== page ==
Mathison: Lovely lashes important through historyA few years back, voluptuous lips were in the headlines, with Angelina Jolie’s famous mouth gracing many magazine covers. In case you haven’t noticed, today’s trend is long eyelashes.
By: Dr. Susan Mathison, Areavoices.com blogger, INFORUM
A few years back, voluptuous lips were in the headlines, with Angelina Jolie’s famous mouth gracing many magazine covers.
In case you haven’t noticed, today’s trend is long eyelashes. Everyone from Lady Gaga and Brooke Shields to little Cindy Lou Who in “The Grinch Who Stole Christmas” flutters amazingly long lashes.
Since eyes are considered the window to the soul, lashes are an alluring frame. Modern day lash enhancers include false eyelash strips in many styles – some with feathers or crystal studs – individual lash extensions, topical prescription medication that makes lashes grow longer, thicker and darker, and even surgical eyelash transplants.
Why the fascination with lashes?
Looking back in history, ancient Egyptian men and women used ointments to style their eyelashes to protect themselves from bad spirits and to recreate the image of Sun God Re. These ointments, usually in black or green colors, also served as an insect repellant and disinfectant and helped protect their eyes from the sun’s glare. The women also felt that styling of eyes and lashes had an aphrodisiac effect.
Roman women were aware of beauty trends from Egypt and even India. They used kohl and burnt cork applied with small ivory sticks to darken and thicken their lashes. Plinius the Elder wrote that “it was important for women to keep their eyelashes long to prove their chastity.”
As Christianity developed, cosmetics were avoided with the belief that a natural appearance was more pleasing to God. Women were not supposed to display their hair in public and some even removed eyelashes and brows. This trend continued through the Medieval and Renaissance times with the exception of Queen Elizabeth in the 1500s, when her reddish-gold hair inspired women to dye their hair, lashes and brows in a similar shade.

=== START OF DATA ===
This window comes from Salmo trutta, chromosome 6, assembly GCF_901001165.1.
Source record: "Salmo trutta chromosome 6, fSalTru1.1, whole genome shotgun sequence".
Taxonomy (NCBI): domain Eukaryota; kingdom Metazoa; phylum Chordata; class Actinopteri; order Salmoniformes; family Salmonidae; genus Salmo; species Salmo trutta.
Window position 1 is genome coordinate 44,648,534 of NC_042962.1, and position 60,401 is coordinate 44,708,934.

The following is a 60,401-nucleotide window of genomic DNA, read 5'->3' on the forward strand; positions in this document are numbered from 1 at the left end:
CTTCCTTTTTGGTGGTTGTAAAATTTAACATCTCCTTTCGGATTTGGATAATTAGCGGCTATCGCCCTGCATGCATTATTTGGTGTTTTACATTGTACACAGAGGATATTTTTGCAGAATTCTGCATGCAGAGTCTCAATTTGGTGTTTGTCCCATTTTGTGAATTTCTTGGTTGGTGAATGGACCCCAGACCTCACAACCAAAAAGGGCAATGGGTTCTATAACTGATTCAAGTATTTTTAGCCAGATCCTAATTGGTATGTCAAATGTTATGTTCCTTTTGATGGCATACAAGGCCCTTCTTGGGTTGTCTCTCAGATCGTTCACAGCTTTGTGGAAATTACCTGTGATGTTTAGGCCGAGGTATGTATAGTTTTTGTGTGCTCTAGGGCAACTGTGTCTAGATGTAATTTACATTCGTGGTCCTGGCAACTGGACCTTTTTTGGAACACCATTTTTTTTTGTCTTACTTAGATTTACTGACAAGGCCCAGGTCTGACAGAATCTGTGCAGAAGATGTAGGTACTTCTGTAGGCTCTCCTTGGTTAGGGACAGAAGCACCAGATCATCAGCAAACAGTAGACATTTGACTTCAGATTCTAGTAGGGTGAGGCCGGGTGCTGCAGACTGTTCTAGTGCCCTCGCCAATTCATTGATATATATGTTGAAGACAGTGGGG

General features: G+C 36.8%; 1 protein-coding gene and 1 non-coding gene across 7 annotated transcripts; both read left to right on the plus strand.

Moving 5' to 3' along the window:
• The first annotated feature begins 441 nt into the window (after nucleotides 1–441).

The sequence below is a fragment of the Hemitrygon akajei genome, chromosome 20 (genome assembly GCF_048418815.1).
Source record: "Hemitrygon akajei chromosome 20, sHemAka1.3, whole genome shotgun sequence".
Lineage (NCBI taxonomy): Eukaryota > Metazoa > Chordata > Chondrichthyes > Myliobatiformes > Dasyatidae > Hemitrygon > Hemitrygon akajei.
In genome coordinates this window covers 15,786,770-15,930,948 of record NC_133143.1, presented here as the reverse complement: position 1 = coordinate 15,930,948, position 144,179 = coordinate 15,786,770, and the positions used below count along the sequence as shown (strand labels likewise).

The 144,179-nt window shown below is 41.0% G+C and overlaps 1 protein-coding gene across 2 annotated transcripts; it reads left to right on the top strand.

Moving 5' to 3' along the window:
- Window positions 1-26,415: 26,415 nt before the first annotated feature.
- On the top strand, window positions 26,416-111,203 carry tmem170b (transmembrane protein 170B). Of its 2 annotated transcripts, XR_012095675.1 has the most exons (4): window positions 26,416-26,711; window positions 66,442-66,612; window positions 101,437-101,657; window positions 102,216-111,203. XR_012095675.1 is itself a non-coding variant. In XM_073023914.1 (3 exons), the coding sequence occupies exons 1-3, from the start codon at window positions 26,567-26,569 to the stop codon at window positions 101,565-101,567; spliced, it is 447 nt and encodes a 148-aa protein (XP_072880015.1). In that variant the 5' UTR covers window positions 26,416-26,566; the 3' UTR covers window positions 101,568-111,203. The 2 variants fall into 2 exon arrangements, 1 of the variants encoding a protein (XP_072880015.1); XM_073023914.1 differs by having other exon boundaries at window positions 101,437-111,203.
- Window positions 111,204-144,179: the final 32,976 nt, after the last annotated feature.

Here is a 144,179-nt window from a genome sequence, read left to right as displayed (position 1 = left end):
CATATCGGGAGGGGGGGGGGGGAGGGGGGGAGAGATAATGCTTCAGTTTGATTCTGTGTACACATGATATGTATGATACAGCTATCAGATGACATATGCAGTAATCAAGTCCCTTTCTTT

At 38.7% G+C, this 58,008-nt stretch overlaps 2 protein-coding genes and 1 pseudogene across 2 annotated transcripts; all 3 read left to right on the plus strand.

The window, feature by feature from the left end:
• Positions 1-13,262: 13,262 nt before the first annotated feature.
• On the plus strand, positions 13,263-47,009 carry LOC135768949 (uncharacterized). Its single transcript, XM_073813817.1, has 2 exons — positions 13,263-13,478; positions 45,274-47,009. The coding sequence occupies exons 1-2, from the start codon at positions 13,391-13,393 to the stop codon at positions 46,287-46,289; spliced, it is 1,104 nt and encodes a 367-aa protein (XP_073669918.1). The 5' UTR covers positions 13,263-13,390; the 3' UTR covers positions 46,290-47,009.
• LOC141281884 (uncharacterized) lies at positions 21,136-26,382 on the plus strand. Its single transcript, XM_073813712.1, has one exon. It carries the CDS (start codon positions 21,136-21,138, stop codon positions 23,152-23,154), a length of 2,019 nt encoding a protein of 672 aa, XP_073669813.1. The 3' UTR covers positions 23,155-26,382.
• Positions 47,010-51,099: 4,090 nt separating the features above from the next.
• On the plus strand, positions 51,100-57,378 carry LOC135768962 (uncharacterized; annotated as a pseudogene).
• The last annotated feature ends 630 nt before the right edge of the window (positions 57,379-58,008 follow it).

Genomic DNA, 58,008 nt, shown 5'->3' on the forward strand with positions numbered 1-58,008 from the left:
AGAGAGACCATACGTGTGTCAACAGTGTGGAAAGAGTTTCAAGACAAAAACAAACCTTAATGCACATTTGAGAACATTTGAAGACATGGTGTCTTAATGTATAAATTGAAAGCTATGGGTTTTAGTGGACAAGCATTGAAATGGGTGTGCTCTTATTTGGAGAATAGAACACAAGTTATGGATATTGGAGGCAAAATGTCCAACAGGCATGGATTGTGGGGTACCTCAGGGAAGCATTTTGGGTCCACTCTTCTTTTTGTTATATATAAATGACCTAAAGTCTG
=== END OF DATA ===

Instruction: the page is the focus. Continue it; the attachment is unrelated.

During the Victorian era, cosmetics became acceptable again, though women still used home-made methods, such as fireplace ashes or lamp black to darken lashes and brows.
The 20th century brought two innovations still in use today: false eyelashes and mascara.
The first eyelashes were made of fringe carefully attached to thread and glued to the eyelid. They were used in the first movie productions to give the actresses a more impressive appearance.
Mascara was developed by Tom Lyle in Chicago in 1915. He was inspired to make a mail-order product after watching his sister Mabel Williams apply Vaseline ointment and burnt cork to her lashes. Originally called “Lash-Brow-Ine,” it was later renamed Maybelline, in homage to his sister.
Sales and marketing surveys suggest that 60 percent of the women in the world use mascara, and it accounts for almost 50 percent of the total cosmetic sales.
The 1960s brought heavily accentuated eyes to the masses, with Twiggy leading the way. She wore a thick dark fringe of false lashes and lots of eyeliner. The 70s, 80s and 90s brought back a more natural lash look, but eyeshadows, liners and mascara maintained popularity.
This past decade has seen new techniques of lash-by-lash application of individual hairs made of sable, mink or synthetic material. The false lashes are bonded to the natural lash with special glue and last for three to six weeks. The procedure can take two to three hours and touch-ups are common. Costs range from $250 - $400.
As we age, our lashes become finer and thinner, though glaucoma patients have noted that their lashes reversed this trend when they used certain types of eye drops. This did not escape notice of manufacturers who then studied the use of these drops for cosmetic purposes. Latisse recently became the only FDA-approved topical medication for lash growth after safety was documented. It promises longer, thicker, darker lashes.
I have found this to be very true in my practice. Some of our patients and staff have had to trim their eyelashes so they wouldn’t brush up on sunglasses.
I am grateful for my lashes, as short as they are. I wish I remembered to use Latisse more often. The boys in our family seemed to get unfair advantage in the lash department. I feel naked without my mascara, and I’m very glad we’ve moved beyond Vaseline and burnt cork.
Sue’s mascara tip:
Use a mascara with a good thick brush. Wide tooth, spindly brushes tend to clog the lashes. You need the brush to coat each individual lash. Start at the root of the lash for the first two coats to thicken and separate, then apply to the ends to extend the length. Repeat on the bottom lashes.
Dr. Susan Mathison founded Catalyst Medical Center in Fargo and created PositivelyBeautiful.com